Hand, Wrist, and Elbow Overuse Injuries

Overuse injuries in the hand, wrist, and elbow can happen as a result of repetitive motion related to sports, work, or hobbies. Because the hand, wrist, and elbow are crucial for everyday activities, our goal at UT Southwestern Medical Center is to help each patient quickly return to full use of his or her hands and arms. 

Why Choose UT Southwestern?

UT Southwestern’s orthopaedic surgeons specialize in caring for the many bones in the hand, wrist, and elbow and all the tendons, ligaments, and muscles that connect them.

Our combined 50 years of experience as hand surgeons make our doctors experts at diagnosing and treating overuse injuries in the hand, wrist, and elbow.

Because postoperative care is crucial to recovery, our surgeons collaborate with certified hand therapists to create comprehensive treatment plans for each patient. We also offer patients access to the latest technology, fixation devices, and surgical techniques to ensure excellent results.

Conditions We Treat

At UT Southwestern, we treat hand, wrist, and elbow overuse injuries including:

  • Carpal tunnel syndrome
  • Cubital tunnel syndrome
  • Golfer's, tennis, and baseball elbow
  • DeQuervain’s tenosynovitis, which affects the thumb
  • Ganglion cyst
  • Flexor tendinitis
  • Skier’s thumb (also known as gamekeeper’s thumb or ulnar collateral ligament tear)
  • Ulnar collateral ligament (UCL) Injury
  • Stress fractures

Symptoms

Symptoms of hand, wrist, and elbow overuse injuries present in different ways.

For example:

  • An injured thumb or finger, as in DeQuervain’s tenosynovitis or skier’s thumb, may present with pain or swelling near the base of the thumb, difficulty grasping or pinching, or a sticking sensation in the thumb.
  • Symptoms of a ganglion cyst, a common injury in gymnasts, are hard bumps on the wrist that are painful and limit motion.
  • Golfer's, tennis, or baseball elbow can cause minor pain that is present during activity and rest or a sudden pain during actions like throwing, lifting, and reaching. These conditions often result in loss of strength and motion in the arm.
  • Patients with carpal tunnel syndrome often have numbness in the fingers, hand, or arm. They may experience decreased grip strength that makes it hard to grasp small objects, write, or perform other daily tasks.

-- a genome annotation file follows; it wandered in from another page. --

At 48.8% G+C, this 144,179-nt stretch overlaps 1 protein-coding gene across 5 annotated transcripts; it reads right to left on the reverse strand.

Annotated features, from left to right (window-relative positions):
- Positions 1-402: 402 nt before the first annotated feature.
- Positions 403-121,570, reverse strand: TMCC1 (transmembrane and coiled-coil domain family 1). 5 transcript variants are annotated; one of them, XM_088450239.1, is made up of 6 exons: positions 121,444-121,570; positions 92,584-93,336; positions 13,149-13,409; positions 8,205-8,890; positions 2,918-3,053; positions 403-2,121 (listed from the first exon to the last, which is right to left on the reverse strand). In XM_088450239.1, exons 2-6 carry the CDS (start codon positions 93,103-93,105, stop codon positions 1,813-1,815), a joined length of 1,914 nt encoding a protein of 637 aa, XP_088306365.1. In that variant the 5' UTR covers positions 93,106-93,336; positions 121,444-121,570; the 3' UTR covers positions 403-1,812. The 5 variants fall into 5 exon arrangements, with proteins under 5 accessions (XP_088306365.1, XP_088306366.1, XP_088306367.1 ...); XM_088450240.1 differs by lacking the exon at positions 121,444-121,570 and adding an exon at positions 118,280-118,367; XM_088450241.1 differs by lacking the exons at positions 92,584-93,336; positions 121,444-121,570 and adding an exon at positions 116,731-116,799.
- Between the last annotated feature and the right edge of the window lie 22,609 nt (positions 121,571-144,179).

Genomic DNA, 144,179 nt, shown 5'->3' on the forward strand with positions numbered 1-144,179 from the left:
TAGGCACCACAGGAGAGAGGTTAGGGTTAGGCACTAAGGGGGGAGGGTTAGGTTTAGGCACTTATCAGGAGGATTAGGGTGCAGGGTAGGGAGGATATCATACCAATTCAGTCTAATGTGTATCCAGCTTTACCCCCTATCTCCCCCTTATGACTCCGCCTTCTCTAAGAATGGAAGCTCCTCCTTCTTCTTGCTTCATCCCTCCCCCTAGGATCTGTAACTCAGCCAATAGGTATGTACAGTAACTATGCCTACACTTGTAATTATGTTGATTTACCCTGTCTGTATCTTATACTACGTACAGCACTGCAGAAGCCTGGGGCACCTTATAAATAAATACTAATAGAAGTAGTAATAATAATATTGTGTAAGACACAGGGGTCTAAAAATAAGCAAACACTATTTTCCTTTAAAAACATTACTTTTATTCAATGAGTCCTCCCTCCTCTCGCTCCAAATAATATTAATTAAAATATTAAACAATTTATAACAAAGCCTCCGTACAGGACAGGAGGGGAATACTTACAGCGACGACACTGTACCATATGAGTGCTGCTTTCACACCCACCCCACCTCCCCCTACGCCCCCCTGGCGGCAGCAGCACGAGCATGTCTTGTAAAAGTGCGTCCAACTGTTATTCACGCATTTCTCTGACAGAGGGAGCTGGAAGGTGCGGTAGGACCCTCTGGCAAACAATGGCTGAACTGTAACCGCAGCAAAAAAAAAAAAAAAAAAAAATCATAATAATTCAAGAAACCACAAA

Diagnosis

Diagnosing the cause of hand, wrist, or elbow overuse injuries always starts with a physical exam and patient history. Our surgeons take time to talk with patients individually, find out how the injury is affecting them, and then tailor treatment to best suit their needs.  

X-rays, magnetic resonance imaging (MRI), and ultrasound are sometimes used to get a better look at the injury and to rule out tumors, arthritis, fractures, or other conditions.

Conservative Treatments

For most overuse injuries, we first recommend conservative treatment that starts with rest, ice, and anti-inflammatory medications. If the pain persists, we’ll discuss other treatment options that may include the following nonsurgical and surgical treatments.

Nonsurgical treatments include:

  • Medication, or steroid or cortisone injections at the site of the pain
  • Splints for carpal tunnel syndrome or other elbow conditions to straighten the wrist or arm to keep it from flexing or extending, which reduces pressure on the nerve
  • Physical or occupational therapy to help patients recover from overuse injuries; our therapists walk you through exercises to strengthen your hand, wrist, or elbow or to decrease pressure on the injured area; occupational therapists may observe how you work or play a sport and reposition your hands or arms to reduce pain and aid healing
  • Aspiration of a cyst to release the liquid

Surgical Treatments

Hand surgeons were among the first surgeons to use minimally invasive surgical techniques, conducting complex surgeries through small incisions in the hands, wrists, and arms. 

Surgeries that we offer include:

Excision surgery
For ganglion cysts that return after aspiration, excision surgery is sometimes offered to remove the cyst altogether.
UCL reconstruction (or Tommy John surgery)
When the ulnar collateral ligament (UCL) in the elbow is injured, we offer elbow reconstruction to replace the torn ligament with a tendon from somewhere else in the body. This surgery is most often performed in baseball players.
Thumb surgery
For patients with skier’s (or gamekeeper’s) thumb, our surgeons make small incisions in the hand and use sutures beneath the bone to sew the tendon back to the bone in its original position so it can heal properly.
Carpal tunnel release surgery
Our surgeons have extensive experience doing endoscopic carpal tunnel release surgeries where small, powerful cameras are used to direct the surgeon as he or she releases the tight ligament over the nerve. Endoscopic carpal tunnel release surgery typically results in faster healing and fewer complications.
Ligament reconstruction surgery
When ligaments in the hand, wrist, or elbow are injured from overuse, we offer endoscopic ligament reconstruction surgery to stabilize the joint by sewing the tendons or nerves end-to-end using high-powered operative microscopes.

Following surgery, patients will work with certified hand therapists to regain full use of the hand, wrist, or elbow.

Request an Appointment

To schedule an appointment with a sports medicine specialist at UT Southwestern or to learn more about our services, please fill out the Appointment Request form or call 214-645-8300.

Doctors Specializing in Overuse Injuries